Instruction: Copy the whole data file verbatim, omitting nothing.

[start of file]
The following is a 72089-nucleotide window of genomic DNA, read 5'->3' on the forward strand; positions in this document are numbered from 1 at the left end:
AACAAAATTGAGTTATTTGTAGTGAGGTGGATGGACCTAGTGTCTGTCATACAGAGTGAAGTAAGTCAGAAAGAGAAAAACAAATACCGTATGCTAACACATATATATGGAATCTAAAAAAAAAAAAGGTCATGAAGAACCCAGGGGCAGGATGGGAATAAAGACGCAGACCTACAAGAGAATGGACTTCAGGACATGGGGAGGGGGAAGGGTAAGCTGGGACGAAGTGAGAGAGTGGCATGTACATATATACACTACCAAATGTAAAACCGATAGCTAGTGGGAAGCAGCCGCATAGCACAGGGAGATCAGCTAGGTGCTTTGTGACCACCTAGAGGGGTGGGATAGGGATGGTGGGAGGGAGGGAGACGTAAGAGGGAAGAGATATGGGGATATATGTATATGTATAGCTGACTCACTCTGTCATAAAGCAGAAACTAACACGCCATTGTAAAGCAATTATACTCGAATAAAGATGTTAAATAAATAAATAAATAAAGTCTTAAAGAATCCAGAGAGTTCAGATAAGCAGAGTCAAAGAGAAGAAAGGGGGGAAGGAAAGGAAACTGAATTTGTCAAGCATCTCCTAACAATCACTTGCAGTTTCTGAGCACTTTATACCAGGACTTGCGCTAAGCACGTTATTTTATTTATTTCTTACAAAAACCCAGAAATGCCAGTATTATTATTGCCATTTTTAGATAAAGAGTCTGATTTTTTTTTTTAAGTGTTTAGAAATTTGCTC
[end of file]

The following is a 72089-nucleotide window of genomic DNA, read 5'->3' on the forward strand; positions in this document are numbered from 1 at the left end:
AACAAAATTGAGTTATTTGTAGTGAGGTGGATGGACCTAGTGTCTGTCATACAGAGTGAAGTAAGTCAGAAAGAGAAAAACAAATACCGTATGCTAACACATATATATGGAATCTAAAAAAAAAAAAGGTCATGAAGAACCCAGGGGCAGGATGGGAATAAAGACGCAGACCTACAAGAGAATGGACTTCAGGACATGGGGAGGGGGAAGGGTAAGCTGGGACGAAGTGAGAGAGTGGCATGTACATATATACACTACCAAATGTAAAACCGATAGCTAGTGGGAAGCAGCCGCATAGCACAGGGAGATCAGCTAGGTGCTTTGTGACCACCTAGAGGGGTGGGATAGGGATGGTGGGAGGGAGGGAGACGTAAGAGGGAAGAGATATGGGGATATATGTATATGTATAGCTGACTCACTCTGTCATAAAGCAGAAACTAACACGCCATTGTAAAGCAATTATACTCGAATAAAGATGTTAAATAAATAAATAAATAAAGTCTTAAAGAATCCAGAGAGTTCAGATAAGCAGAGTCAAAGAGAAGAAAGGGGGGAAGGAAAGGAAACTGAATTTGTCAAGCATCTCCTAACAATCACTTGCAGTTTCTGAGCACTTTATACCAGGACTTGCGCTAAGCACGTTATTTTATTTATTTCTTACAAAAACCCAGAAATGCCAGTATTATTATTGCCATTTTTAGATAAAGAGTCTGATTTTTTTTTTTAAGTGTTTAGAAATTTGCTC